be the case.” We have to save no space for dualism. Private
and public events are not physical and mental ones. And
if a private event may not be distinguished by any special
structure or nature, we can’t say that it does not have a
causal effect on behavior.
We can conclude that:

a) The distorted image of Skinner’s
radical behaviorism predominates
in dialectical-materialist psychology.
b) Dialectical-materialist psychology
got stuck in mentalist terminology.
It may be related to the paradoxical
fact that Marx was not a consistent
materialist, and psychology was
an easy target for this inconsistency
as compared with natural sciences.
In fact, Marx’s naturalism is distinct
from both idealism and materialism,
and unifies both of them.
c) However, dialectical materialism
is scientific materialism, first
and last. The dialectical method
demonstrates the power and
efficiency in natural sciences (e.g.,
biology and physics), and
behaviorology, as natural science,
can rely on this method too.
So should behaviorology dialogue with dialectical
materialism? I take the view that it should. And the most
essential thing that behaviorology should learn from
this dialog is why dialectical materialism miscarried as
materialism. Dialectical-materialist doctrine tried to stick to
the same ideas as behavioral materialism:

a) materialistic monism;
b) determinism;
c) selectionism;
d) study of human behavior within the
environment;
e) emphasis on change (control) rather
than description.

So why did dialectical materialism fail as
materialism in the field of behavioral sciences? The answer
on this question is something for the future, but we need
this answer. The historical records suggest that different
behaviorisms led to cognitivism, idealism, contextualism,
and so on. Idealistic interpretations of radical behaviorism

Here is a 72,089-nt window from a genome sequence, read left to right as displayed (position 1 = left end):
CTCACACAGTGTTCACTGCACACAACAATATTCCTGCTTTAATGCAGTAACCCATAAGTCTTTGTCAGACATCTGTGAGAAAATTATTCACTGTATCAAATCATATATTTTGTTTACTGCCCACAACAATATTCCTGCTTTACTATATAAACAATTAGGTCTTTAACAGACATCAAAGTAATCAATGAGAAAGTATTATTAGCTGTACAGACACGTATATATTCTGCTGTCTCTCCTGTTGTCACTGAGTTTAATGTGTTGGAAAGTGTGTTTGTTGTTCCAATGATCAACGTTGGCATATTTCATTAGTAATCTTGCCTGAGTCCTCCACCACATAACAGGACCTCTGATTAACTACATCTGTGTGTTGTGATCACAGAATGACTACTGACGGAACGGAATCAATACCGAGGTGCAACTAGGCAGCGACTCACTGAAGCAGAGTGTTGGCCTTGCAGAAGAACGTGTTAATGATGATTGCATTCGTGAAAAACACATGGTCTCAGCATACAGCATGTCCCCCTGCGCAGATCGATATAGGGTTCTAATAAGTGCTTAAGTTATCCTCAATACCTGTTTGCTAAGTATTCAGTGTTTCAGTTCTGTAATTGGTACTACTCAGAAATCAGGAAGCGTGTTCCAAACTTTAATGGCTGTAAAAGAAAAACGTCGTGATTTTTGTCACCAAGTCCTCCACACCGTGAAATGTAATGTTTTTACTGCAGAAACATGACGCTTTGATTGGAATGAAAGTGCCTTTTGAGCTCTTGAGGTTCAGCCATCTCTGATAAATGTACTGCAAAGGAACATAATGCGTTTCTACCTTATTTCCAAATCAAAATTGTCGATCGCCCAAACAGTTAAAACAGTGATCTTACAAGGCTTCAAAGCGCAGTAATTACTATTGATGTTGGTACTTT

exist, and behaviorology should be aware of dead-end roads.
The listed similarities are rather general, so in
conclusion I would like to give two more concrete dialectical
elements of behaviorology.

Firstly, selection by consequences is in essence
model of interaction. Interaction is dialectical category that
rejects stereotyped notion that cause and consequence are
two invariably adversarial poles. Either of interacting sides
is cause of another one and con-sequence of simultaneous
influence of opposite side. Therefore, we can suppose that
selection by consequences is a dialectical model of behavior
determination. A consequence of a certain behavior (change
in the environment) is simultaneously a cause of that this
behavior will happen more often or rarely. Nevertheless,
we have to remember that causality and interaction are not
interchangeable.

Secondly, laws of dialectic are applicable to
behaviorology. Take, for example, private and public events.
Skinner wrote, “Covert behavior often seems to be like overt
except that it occurs on a smaller scale.” Can we say that
quantitative change of behavior leads to qualitative change:
public event becomes private one (dialectical law of the
transformation of quantity into quality)?

There are three generally accepted domains of
science: physical, biological, and behavioral. In fact, this
division is a ladder of complexity of matter. Development of
physical events leads to the emergence of biological events,
and development of biological events leads to the emergence
of behavioral events. However, any biological event is at
the same time physical one, and any behavioral event is
biological and physical. Covert behavior emerges from
overt behavior, and can we say that it is the transition of
the same order as the transition from, for example, physical
level to biological. If it is so, then we can fairly assert that
private events are behavioral events, but at the same time
they possess some characteristics that are absent on overt
behavior level. For example, Vygotsky stated that inner
speech emerges from outer speech, but it has additional
properties, for example, it is abbreviated. Moreover, if it is
so, then private events open up possibilities to collaboration
of behaviorology and dialectic-materialist psychology.
On this way, both of them should change. Behaviorology
should pay more attention for private events, and dialecticmaterialist
psychology should be less mentalist.

A SIDE NOTE:
Interestingly, B. F. Skinner had a firsthand opportunity to get a better
understanding of Vygotsky’s philosophy. In May, 1961, B. F.
Skinner visited Russia, then Soviet Union, as a member of an American
scientists delegation. He was hosted by Alexander Luria
and Alexei Leontiev, disciples and younger colleagues of Vygotsky. Upon
return to the US, Skinner wrote down his recollections
of the trip. You can read and download this article from the B. F.
Skinner Foundation’s website: http://www.bfskinner.org/
publications/pdf-articles/.

-- 
Jim Farmelant
http://independent.academia.edu/JimFarmelant
http://www.foxymath.com